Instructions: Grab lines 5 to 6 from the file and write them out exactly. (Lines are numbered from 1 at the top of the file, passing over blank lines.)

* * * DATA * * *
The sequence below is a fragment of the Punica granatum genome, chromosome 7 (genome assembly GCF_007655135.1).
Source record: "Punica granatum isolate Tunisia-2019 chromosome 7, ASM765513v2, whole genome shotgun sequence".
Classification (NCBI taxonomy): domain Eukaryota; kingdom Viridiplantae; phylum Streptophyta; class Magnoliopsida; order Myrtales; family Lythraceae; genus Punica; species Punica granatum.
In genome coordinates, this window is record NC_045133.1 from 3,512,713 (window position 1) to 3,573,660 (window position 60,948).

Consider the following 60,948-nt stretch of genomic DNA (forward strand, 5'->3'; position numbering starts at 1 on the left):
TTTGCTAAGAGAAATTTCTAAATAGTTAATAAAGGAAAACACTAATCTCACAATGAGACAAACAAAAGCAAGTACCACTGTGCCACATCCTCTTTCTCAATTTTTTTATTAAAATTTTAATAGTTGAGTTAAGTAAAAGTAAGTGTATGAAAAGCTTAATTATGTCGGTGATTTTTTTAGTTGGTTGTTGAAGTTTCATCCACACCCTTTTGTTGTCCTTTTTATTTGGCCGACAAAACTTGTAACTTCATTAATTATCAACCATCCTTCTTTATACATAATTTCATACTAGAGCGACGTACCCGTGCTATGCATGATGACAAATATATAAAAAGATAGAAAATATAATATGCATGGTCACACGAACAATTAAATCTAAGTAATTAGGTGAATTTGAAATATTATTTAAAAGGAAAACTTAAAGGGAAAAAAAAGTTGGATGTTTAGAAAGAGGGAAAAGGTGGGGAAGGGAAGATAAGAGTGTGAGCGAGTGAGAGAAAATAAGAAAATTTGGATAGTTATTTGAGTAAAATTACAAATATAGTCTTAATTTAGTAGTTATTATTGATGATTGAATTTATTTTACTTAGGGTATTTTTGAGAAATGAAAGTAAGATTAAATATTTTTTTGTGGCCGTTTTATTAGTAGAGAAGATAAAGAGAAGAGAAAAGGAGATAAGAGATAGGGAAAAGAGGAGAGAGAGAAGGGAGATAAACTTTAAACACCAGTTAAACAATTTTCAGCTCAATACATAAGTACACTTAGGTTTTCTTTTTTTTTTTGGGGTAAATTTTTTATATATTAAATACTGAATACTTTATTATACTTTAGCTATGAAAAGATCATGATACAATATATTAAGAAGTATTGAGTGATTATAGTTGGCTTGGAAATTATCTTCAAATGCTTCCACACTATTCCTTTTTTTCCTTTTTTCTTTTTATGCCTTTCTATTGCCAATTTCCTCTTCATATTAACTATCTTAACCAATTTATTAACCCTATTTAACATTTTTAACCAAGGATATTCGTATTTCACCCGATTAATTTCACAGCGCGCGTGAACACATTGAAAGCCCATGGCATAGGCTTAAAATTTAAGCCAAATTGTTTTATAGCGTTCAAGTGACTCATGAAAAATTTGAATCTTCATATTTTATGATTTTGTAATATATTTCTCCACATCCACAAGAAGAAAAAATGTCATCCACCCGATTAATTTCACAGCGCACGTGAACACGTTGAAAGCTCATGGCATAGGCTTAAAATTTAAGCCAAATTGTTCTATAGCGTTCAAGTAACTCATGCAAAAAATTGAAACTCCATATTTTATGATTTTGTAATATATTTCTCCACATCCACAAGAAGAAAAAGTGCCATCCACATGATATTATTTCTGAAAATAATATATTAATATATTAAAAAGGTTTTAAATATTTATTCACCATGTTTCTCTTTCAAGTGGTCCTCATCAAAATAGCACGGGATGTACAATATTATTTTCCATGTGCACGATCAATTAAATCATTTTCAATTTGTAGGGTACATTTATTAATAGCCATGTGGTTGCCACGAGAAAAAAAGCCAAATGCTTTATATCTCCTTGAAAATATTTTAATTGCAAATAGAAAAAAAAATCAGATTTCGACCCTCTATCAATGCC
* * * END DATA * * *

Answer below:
Consider the following 60,948-nt stretch of genomic DNA (forward strand, 5'->3'; position numbering starts at 1 on the left):
TTTGCTAAGAGAAATTTCTAAATAGTTAATAAAGGAAAACACTAATCTCACAATGAGACAAACAAAAGCAAGTACCACTGTGCCACATCCTCTTTCTCAATTTTTTTATTAAAATTTTAATAGTTGAGTTAAGTAAAAGTAAGTGTATGAAAAGCTTAATTATGTCGGTGATTTTTTTAGTTGGTTGTTGAAGTTTCATCCACACCCTTTTGTTGTCCTTTTTATTTGGCCGACAAAACTTGTAACTTCATTAATTATCAACCATCCTTCTTTATACATAATTTCATACTAGAGCGACGTACCCGTGCTATGCATGATGACAAATATATAAAAAGATAGAAAATATAATATGCATGGTCACACGAACAATTAAATCTAAGTAATTAGGTGAATTTGAAATATTATTTAAAAGGAAAACTTAAAGGGAAAAAAAAGTTGGATGTTTAGAAAGAGGGAAAAGGTGGGGAAGGGAAGATAAGAGTGTGAGCGAGTGAGAGAAAATAAGAAAATTTGGATAGTTATTTGAGTAAAATTACAAATATAGTCTTAATTTAGTAGTTATTATTGATGATTGAATTTATTTTACTTAGGGTATTTTTGAGAAATGAAAGTAAGATTAAATATTTTTTTGTGGCCGTTTTATTAGTAGAGAAGATAAAGAGAAGAGAAAAGGAGATAAGAGATAGGGAAAAGAGGAGAGAGAGAAGGGAGATAAACTTTAAACACCAGTTAAACAATTTTCAGCTCAATACATAAGTACACTTAGGTTTTCTTTTTTTTTTTGGGGTAAATTTTTTATATATTAAATACTGAATACTTTATTATACTTTAGCTATGAAAAGATCATGATACAATATATTAAGAAGTATTGAGTGATTATAGTTGGCTTGGAAATTATCTTCAAATGCTTCCACACTATTCCTTTTTTTCCTTTTTTCTTTTTATGCCTTTCTATTGCCAATTTCCTCTTCATATTAACTATCTTAACCAATTTATTAACCCTATTTAACATTTTTAACCAAGGATATTCGTATTTCACCCGATTAATTTCACAGCGCGCGTGAACACATTGAAAGCCCATGGCATAGGCTTAAAATTTAAGCCAAATTGTTTTATAGCGTTCAAGTGACTCATGAAAAATTTGAATCTTCATATTTTATGATTTTGTAATATATTTCTCCACATCCACAAGAAGAAAAAATGTCATCCACCCGATTAATTTCACAGCGCACGTGAACACGTTGAAAGCTCATGGCATAGGCTTAAAATTTAAGCCAAATTGTTCTATAGCGTTCAAGTAACTCATGCAAAAAATTGAAACTCCATATTTTATGATTTTGTAATATATTTCTCCACATCCACAAGAAGAAAAAGTGCCATCCACATGATATTATTTCTGAAAATAATATATTAATATATTAAAAAGGTTTTAAATATTTATTCACCATGTTTCTCTTTCAAGTGGTCCTCATCAAAATAGCACGGGATGTACAATATTATTTTCCATGTGCACGATCAATTAAATCATTTTCAATTTGTAGGGTACATTTATTAATAGCCATGTGGTTGCCACGAGAAAAAAAGCCAAATGCTTTATATCTCCTTGAAAATATTTTAATTGCAAATAGAAAAAAAAATCAGATTTCGACCCTCTATCAATGCC